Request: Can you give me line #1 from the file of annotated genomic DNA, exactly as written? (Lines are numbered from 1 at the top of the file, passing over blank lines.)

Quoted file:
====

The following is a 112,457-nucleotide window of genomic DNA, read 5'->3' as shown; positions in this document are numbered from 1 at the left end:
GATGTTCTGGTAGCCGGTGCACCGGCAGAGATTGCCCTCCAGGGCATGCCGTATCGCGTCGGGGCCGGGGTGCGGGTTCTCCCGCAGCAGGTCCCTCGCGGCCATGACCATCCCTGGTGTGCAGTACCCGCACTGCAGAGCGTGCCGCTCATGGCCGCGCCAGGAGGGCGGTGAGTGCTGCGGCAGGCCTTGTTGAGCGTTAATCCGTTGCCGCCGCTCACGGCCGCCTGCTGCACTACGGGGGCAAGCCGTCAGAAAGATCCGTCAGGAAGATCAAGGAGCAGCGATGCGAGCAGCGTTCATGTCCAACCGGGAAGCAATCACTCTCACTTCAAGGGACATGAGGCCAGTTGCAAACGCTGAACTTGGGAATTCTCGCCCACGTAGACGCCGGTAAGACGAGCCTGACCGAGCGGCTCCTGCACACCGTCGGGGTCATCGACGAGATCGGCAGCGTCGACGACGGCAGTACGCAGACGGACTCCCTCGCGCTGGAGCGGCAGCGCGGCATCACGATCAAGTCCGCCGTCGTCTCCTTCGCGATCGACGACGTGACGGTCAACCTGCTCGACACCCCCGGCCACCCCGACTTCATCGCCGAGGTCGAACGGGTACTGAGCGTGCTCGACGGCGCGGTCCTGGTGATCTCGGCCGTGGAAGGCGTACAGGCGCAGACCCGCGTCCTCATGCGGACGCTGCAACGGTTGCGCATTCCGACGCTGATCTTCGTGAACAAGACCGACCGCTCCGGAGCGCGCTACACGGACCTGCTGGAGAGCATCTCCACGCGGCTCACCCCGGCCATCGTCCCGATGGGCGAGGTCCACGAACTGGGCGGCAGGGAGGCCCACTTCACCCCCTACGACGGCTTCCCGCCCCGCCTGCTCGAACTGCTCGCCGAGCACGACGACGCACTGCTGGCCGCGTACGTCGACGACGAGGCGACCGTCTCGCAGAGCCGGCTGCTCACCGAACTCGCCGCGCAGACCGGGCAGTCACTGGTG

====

The following is a 112,457-nucleotide window of genomic DNA, read 5'->3' as shown; positions in this document are numbered from 1 at the left end: